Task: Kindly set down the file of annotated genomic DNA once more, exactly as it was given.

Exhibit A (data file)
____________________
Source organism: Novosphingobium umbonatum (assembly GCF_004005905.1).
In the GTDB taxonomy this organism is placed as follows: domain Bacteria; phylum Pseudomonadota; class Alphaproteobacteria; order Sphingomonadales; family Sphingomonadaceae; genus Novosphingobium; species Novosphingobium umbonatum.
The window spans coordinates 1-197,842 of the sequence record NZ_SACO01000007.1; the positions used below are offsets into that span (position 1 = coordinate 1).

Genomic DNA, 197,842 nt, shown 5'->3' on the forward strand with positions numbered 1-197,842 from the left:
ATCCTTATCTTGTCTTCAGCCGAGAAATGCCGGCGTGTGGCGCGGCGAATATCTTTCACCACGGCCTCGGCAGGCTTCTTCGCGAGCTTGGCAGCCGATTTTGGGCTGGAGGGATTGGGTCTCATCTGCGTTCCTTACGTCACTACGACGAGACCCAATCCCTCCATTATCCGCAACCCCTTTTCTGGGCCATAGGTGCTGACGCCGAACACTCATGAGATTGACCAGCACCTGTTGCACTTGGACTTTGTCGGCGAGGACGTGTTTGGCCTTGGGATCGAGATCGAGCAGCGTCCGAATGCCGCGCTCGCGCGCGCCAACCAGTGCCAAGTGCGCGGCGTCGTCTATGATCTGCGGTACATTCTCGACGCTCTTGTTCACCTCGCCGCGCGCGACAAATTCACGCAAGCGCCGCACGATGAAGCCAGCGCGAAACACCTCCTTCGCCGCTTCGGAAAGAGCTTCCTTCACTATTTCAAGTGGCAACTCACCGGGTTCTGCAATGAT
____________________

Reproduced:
Source organism: Novosphingobium umbonatum (assembly GCF_004005905.1).
In the GTDB taxonomy this organism is placed as follows: domain Bacteria; phylum Pseudomonadota; class Alphaproteobacteria; order Sphingomonadales; family Sphingomonadaceae; genus Novosphingobium; species Novosphingobium umbonatum.
The window spans coordinates 1-197,842 of the sequence record NZ_SACO01000007.1; the positions used below are offsets into that span (position 1 = coordinate 1).

Genomic DNA, 197,842 nt, shown 5'->3' on the forward strand with positions numbered 1-197,842 from the left:
ATCCTTATCTTGTCTTCAGCCGAGAAATGCCGGCGTGTGGCGCGGCGAATATCTTTCACCACGGCCTCGGCAGGCTTCTTCGCGAGCTTGGCAGCCGATTTTGGGCTGGAGGGATTGGGTCTCATCTGCGTTCCTTACGTCACTACGACGAGACCCAATCCCTCCATTATCCGCAACCCCTTTTCTGGGCCATAGGTGCTGACGCCGAACACTCATGAGATTGACCAGCACCTGTTGCACTTGGACTTTGTCGGCGAGGACGTGTTTGGCCTTGGGATCGAGATCGAGCAGCGTCCGAATGCCGCGCTCGCGCGCGCCAACCAGTGCCAAGTGCGCGGCGTCGTCTATGATCTGCGGTACATTCTCGACGCTCTTGTTCACCTCGCCGCGCGCGACAAATTCACGCAAGCGCCGCACGATGAAGCCAGCGCGAAACACCTCCTTCGCCGCTTCGGAAAGAGCTTCCTTCACTATTTCAAGTGGCAACTCACCGGGTTCTGCAATGAT